I need to get down there!

At least from there I could see that there was a lovely, beachy, parky kind of place below the bridge, and I also roughly how to get there, but that it would probably necessitate climbing over the railway (it didn’t look too busy) and playing chicken on a couple of freeways. After trudging all the way back across the bridge, and down the staircase, I followed a cycle path that  suddenly stopped so I had to just run the gauntlet over a sort of unfinished verge thing into oncoming traffic at hurtling speeds. I saw a person  – yes a person with a sunshade – there was life.  I found at last a pedestrian crossing but just had to take one of my shortcuts didn’t I? Yes,  a scrap yard to a dead end (should’ve followed the brolly man).  At this point I had done over 6 miles walking without a Starbucks in site and no way of navigating save by the stars – which weren’t visible obviously. To avoid climbing over the barbed wire and onto the railway line, I backtracked and followed the lane – baking, dry and littered until it eventually curved round onto the park I had seen from above. And what a treasure!


Like so many of these secret freshwater gems I had discovered, it was surrounded by ugly shipping/maritime/transportation infrastructure, but offered a stark and serene landscape. I allowed myself to eat my apple and drink water on the sand for just ten minutes,  but was aware that I still had to get to Alex Fraser. I couldn’t come this far and settle for just the one bridge. I watched the time closely – nearly three already. I took my snaps of the somewhat brash but elegant Pattullo from beneath and started heading back towards the Scott Road station. Of course, I passed plenty of bus stops along the way but since I had no sodding wifi, I couldn’t tell if I could get on any of the buses there so I marched doggedly back to the station. The last bus stop I came to said 640  Ladner Exchange, and luckily I remembered ti from my previous day’s research.It was fucking hot and I was a bit anxious and desperate. Time for a flaccid sandwich. At length the bis came and a perplexed bus driver said, “Yea, there’s a stop right under the bridge – Centre St.’ And that’s where I alighted.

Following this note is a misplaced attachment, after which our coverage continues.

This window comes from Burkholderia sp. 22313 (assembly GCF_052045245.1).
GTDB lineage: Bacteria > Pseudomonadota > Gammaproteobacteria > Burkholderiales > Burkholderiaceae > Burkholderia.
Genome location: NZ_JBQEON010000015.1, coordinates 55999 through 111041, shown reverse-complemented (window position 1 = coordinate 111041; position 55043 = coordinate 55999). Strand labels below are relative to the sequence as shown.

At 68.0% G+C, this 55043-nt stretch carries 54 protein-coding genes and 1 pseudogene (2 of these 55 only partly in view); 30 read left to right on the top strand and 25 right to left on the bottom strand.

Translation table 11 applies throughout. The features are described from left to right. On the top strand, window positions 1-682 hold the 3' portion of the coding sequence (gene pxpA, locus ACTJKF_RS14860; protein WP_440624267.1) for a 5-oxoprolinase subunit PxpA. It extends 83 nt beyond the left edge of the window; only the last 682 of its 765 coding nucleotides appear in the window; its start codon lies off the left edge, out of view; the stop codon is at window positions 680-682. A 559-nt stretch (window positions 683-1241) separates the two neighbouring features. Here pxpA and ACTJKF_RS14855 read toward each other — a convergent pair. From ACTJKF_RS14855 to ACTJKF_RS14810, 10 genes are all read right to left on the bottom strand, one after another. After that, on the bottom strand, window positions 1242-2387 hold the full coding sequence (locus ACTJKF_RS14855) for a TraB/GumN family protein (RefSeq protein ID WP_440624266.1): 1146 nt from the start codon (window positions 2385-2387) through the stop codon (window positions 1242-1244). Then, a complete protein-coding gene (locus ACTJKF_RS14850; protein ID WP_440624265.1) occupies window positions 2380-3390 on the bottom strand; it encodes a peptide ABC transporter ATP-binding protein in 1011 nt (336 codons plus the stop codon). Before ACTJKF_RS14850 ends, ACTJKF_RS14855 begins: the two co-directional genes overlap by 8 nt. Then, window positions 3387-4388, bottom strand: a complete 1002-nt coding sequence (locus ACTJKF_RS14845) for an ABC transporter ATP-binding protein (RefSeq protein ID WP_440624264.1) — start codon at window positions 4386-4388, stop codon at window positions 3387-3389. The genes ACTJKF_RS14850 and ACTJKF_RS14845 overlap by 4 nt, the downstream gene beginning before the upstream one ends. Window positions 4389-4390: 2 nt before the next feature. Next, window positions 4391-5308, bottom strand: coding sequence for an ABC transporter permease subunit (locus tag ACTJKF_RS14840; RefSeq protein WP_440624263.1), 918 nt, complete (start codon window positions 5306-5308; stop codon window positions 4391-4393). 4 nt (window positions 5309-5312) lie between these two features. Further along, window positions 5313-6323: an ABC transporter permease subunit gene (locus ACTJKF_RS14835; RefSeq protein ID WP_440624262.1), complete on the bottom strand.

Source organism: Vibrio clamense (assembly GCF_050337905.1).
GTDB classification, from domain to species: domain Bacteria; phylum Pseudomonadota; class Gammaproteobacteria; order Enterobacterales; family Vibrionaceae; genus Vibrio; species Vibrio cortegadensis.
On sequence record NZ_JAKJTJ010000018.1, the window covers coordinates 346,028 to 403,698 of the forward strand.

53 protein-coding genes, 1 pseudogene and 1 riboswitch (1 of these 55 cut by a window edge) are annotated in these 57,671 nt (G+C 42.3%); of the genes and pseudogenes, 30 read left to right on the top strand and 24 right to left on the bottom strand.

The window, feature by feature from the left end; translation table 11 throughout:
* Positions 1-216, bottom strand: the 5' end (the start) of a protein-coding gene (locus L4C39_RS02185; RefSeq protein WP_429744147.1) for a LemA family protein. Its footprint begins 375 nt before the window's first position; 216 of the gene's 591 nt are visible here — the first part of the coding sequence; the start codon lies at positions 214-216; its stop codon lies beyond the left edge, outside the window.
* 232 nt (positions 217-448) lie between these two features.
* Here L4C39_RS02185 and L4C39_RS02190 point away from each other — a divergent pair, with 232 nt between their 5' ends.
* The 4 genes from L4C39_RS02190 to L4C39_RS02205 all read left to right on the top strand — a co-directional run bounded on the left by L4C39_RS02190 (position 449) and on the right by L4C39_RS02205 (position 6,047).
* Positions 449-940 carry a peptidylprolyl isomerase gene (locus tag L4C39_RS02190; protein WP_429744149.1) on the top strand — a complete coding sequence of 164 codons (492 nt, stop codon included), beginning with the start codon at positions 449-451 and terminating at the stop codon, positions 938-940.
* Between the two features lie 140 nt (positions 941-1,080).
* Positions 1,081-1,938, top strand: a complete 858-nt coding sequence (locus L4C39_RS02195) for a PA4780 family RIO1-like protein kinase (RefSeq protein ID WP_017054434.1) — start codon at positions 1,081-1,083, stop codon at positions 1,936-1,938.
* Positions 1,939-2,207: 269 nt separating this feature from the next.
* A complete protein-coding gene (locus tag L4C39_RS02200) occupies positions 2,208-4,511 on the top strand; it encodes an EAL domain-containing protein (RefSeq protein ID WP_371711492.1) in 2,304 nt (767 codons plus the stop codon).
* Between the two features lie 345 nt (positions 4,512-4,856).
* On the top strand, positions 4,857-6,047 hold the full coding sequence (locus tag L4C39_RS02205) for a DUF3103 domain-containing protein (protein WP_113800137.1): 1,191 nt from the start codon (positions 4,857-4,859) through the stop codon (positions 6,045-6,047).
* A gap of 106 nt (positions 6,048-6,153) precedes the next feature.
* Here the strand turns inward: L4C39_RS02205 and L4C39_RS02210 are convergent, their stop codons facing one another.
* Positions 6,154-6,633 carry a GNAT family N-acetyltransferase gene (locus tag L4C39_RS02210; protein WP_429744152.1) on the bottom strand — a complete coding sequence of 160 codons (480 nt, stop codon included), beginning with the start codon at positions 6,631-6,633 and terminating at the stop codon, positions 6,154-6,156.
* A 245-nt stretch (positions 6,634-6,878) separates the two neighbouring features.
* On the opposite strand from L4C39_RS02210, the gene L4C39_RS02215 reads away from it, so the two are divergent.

Pretty much the same experience awaited. I can’t explain the significance of seeing this bridge. I didn’t have any cable stay bridges of import on my site and was pretty determined to get some shots of this one. The first tower loomed over head, immense and imposing, not coquettish like the Pattullo before it. I tried to orientate myself and discovered a little gravel track snaking along between the rail tracks and the freeway. I kept going further and further along it hoping I could get over the rails and down to the waterside. Not a chance! Hazard signs with serious penalty threats abounded and so I clambered through the undergrowth to meet the road that the bus had just come along. No footpath on this side so there was a bit of playing chicken again.  I resigned myself to the fact that I might not get any shots from this side. IMG_7218So again I started trudging down the road (after marking where the return bus stop was – always a good idea). This was not an ordinary ‘town’ with any kind of conurbation or character that I could see.Anyone who was here was here to work, I don’t rightly know what the place was called …New Westminster? But it was one long, long saw mill. In fact the road went through the saw mill and it had its own traffic lights and everything. Bugger! There were trespassing signs everywhere. How was I going to getting photos of this beauty!